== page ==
Fusty: come see him, talk to him, see what he says.
Sloth: I just
Sloth: I just
Sloth: I just can't
Fusty: it's not selling out for you to visit him in the kitchen.
Fusty: he may be confined, but his soul still sings.
Sloth: that was fucking lovely
Fusty: you should hear him.
Sloth: does he cry
Sloth: this hurts
Fusty: oh yes, just like crystals in your bladder.
Fusty: and the smell of cat pee all over the house.
Fusty: we do not want to be people whose house smells of cat pee.
Sloth: can't wait to sleep there
Fusty: hah hah
Fusty: we cleaned hard last night
After weeks of watching movies and participating in art shows, I asked Amy to play a computer game with me, or just to play a computer game. She wasn't going along with it until I got pissy that she never did anything I want to, so then she agreed. Thing is, I'm so excited about The Sims, it's such an unusual computer game, I want her to play it, to check it out with me so we can talk about some of the culture that I'm involved in.
So she sat down and played The Sims for over an hour - I left the room and did dishes while she designed a house. She spent all her money on landscaping so she ended up quitting in frustration, but that was after she said "Hey, it's time for bed" three times and kept on clicking at the game. I take that as a good sign - I think The Sims is an appropriate choice for her because it really provokes the imagination it seems. I'm early in my study of the game, but I was glad to have Amy's reactions to it as well. Notes for my FiringSquad.com review.
(She said she doesn't want to play computer games or video games because she sits at a computer all day and doesn't want to come home to plug in again just like that.)
Amy and I spent the weekend nesting further it seems.
At Urban Ore, an advanced junk shop in Berkeley, I found some video-replaying technology I'd never even heard of - Capacitance Electronic Disc System. Basically, it's a record player that plays video records. Dig that - weird huh?
RCA pioneered the technology from 1978 to 1984, it went nowhere. Why would you want something as tempermental as a stylus/needle driven video player when you could have the precision and durability of lasers? Laser disc players won that short battle I think. Now of course DVD players are crushing them all. And I have one of those too.
But I decided to buy the $20 Montgomery Ward GEN 10301 from 1981 and I spent another $100 on movies - mostly 70s and 80s classics like Raiders of the Lost Ark, CaddyShack, Survivors, 2001, Tron, Road Warrior, a few James Bond movies. The movies come as these foot and a half square sheathed platters - you insert the entire disc and cover into the machine and extract the cover, leaving the disk inside. As soon as I completed the insertion, in the test station in the back of the junk mart, with the player plugged into a krusty old temporary monitor piled high on top of old VCRs and betamax players patched with duct tape my eyes lit up - I was astounded at this crazy old technology - in large part because I'd never heard of it, and because it seemed like such an abberation - so cumbersome, so analog, so eclipsed.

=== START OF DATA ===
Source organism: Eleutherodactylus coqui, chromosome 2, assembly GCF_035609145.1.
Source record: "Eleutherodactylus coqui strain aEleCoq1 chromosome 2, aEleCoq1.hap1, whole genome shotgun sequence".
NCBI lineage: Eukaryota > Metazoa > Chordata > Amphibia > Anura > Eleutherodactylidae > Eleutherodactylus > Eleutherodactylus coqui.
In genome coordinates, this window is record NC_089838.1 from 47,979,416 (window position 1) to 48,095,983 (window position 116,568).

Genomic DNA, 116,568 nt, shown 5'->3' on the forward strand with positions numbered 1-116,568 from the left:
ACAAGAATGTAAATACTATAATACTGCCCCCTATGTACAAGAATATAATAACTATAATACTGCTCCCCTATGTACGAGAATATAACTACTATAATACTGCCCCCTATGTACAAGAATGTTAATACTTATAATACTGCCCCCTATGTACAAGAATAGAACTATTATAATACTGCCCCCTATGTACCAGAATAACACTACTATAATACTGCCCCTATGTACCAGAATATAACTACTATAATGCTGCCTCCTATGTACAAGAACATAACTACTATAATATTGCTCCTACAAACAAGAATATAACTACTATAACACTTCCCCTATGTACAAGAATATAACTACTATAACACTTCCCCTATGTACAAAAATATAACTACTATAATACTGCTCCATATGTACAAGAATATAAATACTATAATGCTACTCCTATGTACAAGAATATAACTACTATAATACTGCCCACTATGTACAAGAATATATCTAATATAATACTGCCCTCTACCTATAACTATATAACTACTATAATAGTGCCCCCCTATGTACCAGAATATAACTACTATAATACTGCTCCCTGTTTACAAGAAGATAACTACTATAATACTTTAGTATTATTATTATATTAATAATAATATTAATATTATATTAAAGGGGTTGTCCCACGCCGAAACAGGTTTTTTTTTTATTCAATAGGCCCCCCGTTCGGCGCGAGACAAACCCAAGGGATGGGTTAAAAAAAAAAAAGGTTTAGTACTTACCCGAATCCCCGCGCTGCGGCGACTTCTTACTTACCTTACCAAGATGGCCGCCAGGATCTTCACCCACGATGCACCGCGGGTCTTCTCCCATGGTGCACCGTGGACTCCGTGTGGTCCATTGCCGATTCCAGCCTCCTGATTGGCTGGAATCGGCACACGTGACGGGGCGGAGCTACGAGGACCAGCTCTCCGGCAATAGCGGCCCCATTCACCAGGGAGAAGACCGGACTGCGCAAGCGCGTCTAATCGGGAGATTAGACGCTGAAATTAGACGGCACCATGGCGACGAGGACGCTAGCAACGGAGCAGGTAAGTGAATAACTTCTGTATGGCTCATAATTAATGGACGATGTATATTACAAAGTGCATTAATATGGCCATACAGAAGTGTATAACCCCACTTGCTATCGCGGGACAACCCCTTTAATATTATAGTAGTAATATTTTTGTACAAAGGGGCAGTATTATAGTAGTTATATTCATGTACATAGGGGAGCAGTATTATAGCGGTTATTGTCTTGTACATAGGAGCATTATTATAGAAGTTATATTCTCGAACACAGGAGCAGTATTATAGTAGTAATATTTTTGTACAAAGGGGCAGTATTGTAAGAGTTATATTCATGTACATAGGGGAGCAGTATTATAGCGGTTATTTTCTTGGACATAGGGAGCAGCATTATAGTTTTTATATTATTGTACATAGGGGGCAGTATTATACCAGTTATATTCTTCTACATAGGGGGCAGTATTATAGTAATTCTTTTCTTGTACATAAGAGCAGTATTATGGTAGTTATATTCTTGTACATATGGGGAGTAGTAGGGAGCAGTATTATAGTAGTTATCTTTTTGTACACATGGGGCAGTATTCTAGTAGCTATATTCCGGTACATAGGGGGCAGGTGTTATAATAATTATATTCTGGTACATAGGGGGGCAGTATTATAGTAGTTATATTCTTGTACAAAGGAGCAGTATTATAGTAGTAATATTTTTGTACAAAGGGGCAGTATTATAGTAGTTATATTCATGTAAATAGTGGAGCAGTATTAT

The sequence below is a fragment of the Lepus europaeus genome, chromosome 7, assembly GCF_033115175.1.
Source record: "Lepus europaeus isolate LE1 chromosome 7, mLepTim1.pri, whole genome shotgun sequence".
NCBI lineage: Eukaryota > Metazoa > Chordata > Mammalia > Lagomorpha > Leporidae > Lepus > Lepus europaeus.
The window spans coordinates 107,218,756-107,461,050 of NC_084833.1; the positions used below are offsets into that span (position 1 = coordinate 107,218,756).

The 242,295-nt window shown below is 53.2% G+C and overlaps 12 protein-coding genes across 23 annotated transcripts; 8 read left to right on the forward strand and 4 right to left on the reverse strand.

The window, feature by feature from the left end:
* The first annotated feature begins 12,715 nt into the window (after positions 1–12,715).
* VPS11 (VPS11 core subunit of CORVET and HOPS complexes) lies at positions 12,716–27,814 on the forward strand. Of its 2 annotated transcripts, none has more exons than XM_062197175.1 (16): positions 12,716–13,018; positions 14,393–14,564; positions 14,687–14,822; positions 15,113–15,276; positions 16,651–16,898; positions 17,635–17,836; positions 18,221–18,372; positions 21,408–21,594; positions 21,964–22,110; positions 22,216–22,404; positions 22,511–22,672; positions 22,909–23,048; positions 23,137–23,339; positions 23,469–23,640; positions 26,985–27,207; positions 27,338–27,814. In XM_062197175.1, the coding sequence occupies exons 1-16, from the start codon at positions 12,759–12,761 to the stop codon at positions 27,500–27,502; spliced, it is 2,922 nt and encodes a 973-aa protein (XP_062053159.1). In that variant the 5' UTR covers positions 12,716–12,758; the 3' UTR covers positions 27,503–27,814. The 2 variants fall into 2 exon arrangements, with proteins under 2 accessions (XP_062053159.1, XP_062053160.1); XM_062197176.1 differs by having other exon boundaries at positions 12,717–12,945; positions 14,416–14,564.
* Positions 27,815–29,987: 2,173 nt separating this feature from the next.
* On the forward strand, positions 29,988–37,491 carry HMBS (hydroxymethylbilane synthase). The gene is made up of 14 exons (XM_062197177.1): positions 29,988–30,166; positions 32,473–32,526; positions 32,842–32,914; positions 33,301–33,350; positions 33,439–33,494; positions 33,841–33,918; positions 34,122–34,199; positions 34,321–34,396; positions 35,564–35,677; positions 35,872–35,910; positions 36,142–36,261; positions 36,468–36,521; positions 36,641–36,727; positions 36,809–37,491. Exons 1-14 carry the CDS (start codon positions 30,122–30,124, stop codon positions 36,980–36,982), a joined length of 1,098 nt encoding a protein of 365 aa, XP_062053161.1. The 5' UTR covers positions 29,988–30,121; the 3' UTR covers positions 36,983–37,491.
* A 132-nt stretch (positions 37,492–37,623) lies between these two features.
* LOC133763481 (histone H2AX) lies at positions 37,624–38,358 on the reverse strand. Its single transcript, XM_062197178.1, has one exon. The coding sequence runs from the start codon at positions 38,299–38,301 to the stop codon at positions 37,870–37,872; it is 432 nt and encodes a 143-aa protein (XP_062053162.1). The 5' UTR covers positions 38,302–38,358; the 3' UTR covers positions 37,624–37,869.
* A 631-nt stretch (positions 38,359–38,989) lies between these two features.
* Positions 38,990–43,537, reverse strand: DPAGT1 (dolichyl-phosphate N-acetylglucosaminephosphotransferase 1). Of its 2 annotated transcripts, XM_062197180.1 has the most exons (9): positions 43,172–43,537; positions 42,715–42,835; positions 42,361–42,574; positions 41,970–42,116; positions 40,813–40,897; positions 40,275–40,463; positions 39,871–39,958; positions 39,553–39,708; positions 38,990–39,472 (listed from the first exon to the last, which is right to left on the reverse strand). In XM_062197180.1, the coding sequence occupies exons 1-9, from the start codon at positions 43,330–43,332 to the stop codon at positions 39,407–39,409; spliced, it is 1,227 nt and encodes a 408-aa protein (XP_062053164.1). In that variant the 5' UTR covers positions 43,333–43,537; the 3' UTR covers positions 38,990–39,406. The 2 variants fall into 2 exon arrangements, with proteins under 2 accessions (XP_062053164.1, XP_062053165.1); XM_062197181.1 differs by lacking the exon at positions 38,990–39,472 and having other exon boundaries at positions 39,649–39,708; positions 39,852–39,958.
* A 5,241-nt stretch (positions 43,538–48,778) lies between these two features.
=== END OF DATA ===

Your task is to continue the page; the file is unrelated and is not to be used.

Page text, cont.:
So much to Amy's chagrin, I bought in on the spot - 20 of the heavy large disks and a player - she lamented the advent of "more crap" into our house.
We brought it all home, hooked up the CED player to the 20 year old Zenith TV and we now have a downstairs American late 70s viewing station next to the fireplace with a pillow covered futon. We spent the weekend watching Harrison Ford and Sean Connery position themselves as men of the world.
Earlier that day, before I'd come in contact with this dead tech, we had chased over the 510 looking for fireplace stuff, so by Saturday night we had our first crackling fire and a warm platter of movies to watch. Amy said she was just happy to have movies playing as an excuse to lay with me. It was nice - we've spent time curled up in our new nook every day since. It's nice to make nooks.
The other eventful happening of this weekend was Fernando - he somehow was overtaken by the liquid shits and made his illness felt on each of our three blankets. He's got a precision targeting ass that cat. Actually, he was pawing at our upstairs comforter (purchased by Amy for our anniversary to replace the cat-urinated one before it) and meowling in the most drawn out awful way and I whisked the new plush goose down out from under his butt at the last minute - he hit the sheet and new mattress pad instead.
Fortunately the cat doo came out quite readily but it's so tough to share your house with a poo-poo predator. So eventually after reading online that public defication is often a sign of illness, we took Fernando into the Berkeley Emergency Cat Clinic at 11pm. They said he was one of the most ornery cats they'd ever seen - his ears were back the whole time, hissing and making bad growling, deep rumblings and sounds of unhappiness. He wouldn't even let us touch him, which turned out to be fine because we saved the cost of an exam since the doctor couldn't get near him. She ordered us to quarantine the cat into an easily cleanable room and gave us some pills to feed the cat. On our way out, the receptionista told us that the pills were some of the most bitter things she'd ever tasted which made me feel that these were very dedicated feline health care professionals.